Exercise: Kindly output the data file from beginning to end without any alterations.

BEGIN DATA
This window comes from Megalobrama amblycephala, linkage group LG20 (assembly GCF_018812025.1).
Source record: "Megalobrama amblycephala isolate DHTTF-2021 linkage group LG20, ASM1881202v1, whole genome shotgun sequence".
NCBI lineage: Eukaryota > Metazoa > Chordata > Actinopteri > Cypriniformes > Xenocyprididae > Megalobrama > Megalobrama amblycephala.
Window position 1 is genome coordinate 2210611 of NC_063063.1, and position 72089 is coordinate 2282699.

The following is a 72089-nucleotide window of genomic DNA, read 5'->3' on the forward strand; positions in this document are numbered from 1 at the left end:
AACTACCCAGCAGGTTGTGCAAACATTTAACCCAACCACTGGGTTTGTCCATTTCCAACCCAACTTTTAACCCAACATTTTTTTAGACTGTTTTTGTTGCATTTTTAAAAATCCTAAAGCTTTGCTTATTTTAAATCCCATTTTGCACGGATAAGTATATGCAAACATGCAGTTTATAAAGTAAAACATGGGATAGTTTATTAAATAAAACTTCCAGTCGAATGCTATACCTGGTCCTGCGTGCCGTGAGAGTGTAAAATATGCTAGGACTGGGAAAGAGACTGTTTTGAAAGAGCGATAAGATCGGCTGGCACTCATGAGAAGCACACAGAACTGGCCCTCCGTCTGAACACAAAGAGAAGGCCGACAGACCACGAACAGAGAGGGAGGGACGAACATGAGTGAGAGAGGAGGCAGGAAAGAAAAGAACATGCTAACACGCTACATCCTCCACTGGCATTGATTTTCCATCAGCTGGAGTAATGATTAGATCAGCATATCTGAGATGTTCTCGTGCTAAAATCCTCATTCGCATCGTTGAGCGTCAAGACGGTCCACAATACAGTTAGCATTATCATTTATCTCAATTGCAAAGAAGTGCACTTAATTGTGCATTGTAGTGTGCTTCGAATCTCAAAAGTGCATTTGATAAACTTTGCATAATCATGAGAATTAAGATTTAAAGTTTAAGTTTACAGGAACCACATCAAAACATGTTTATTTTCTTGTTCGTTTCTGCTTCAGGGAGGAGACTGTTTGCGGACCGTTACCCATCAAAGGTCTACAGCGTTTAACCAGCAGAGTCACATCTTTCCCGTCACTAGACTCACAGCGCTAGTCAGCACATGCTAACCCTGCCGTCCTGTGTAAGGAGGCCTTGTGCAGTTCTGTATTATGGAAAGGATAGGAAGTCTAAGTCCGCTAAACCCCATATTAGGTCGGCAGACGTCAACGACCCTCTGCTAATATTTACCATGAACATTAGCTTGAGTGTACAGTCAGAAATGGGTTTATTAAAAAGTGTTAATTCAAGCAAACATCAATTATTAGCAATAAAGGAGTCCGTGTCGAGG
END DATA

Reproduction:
This window comes from Megalobrama amblycephala, linkage group LG20 (assembly GCF_018812025.1).
Source record: "Megalobrama amblycephala isolate DHTTF-2021 linkage group LG20, ASM1881202v1, whole genome shotgun sequence".
NCBI lineage: Eukaryota > Metazoa > Chordata > Actinopteri > Cypriniformes > Xenocyprididae > Megalobrama > Megalobrama amblycephala.
Window position 1 is genome coordinate 2210611 of NC_063063.1, and position 72089 is coordinate 2282699.

The following is a 72089-nucleotide window of genomic DNA, read 5'->3' on the forward strand; positions in this document are numbered from 1 at the left end:
AACTACCCAGCAGGTTGTGCAAACATTTAACCCAACCACTGGGTTTGTCCATTTCCAACCCAACTTTTAACCCAACATTTTTTTAGACTGTTTTTGTTGCATTTTTAAAAATCCTAAAGCTTTGCTTATTTTAAATCCCATTTTGCACGGATAAGTATATGCAAACATGCAGTTTATAAAGTAAAACATGGGATAGTTTATTAAATAAAACTTCCAGTCGAATGCTATACCTGGTCCTGCGTGCCGTGAGAGTGTAAAATATGCTAGGACTGGGAAAGAGACTGTTTTGAAAGAGCGATAAGATCGGCTGGCACTCATGAGAAGCACACAGAACTGGCCCTCCGTCTGAACACAAAGAGAAGGCCGACAGACCACGAACAGAGAGGGAGGGACGAACATGAGTGAGAGAGGAGGCAGGAAAGAAAAGAACATGCTAACACGCTACATCCTCCACTGGCATTGATTTTCCATCAGCTGGAGTAATGATTAGATCAGCATATCTGAGATGTTCTCGTGCTAAAATCCTCATTCGCATCGTTGAGCGTCAAGACGGTCCACAATACAGTTAGCATTATCATTTATCTCAATTGCAAAGAAGTGCACTTAATTGTGCATTGTAGTGTGCTTCGAATCTCAAAAGTGCATTTGATAAACTTTGCATAATCATGAGAATTAAGATTTAAAGTTTAAGTTTACAGGAACCACATCAAAACATGTTTATTTTCTTGTTCGTTTCTGCTTCAGGGAGGAGACTGTTTGCGGACCGTTACCCATCAAAGGTCTACAGCGTTTAACCAGCAGAGTCACATCTTTCCCGTCACTAGACTCACAGCGCTAGTCAGCACATGCTAACCCTGCCGTCCTGTGTAAGGAGGCCTTGTGCAGTTCTGTATTATGGAAAGGATAGGAAGTCTAAGTCCGCTAAACCCCATATTAGGTCGGCAGACGTCAACGACCCTCTGCTAATATTTACCATGAACATTAGCTTGAGTGTACAGTCAGAAATGGGTTTATTAAAAAGTGTTAATTCAAGCAAACATCAATTATTAGCAATAAAGGAGTCCGTGTCGAGG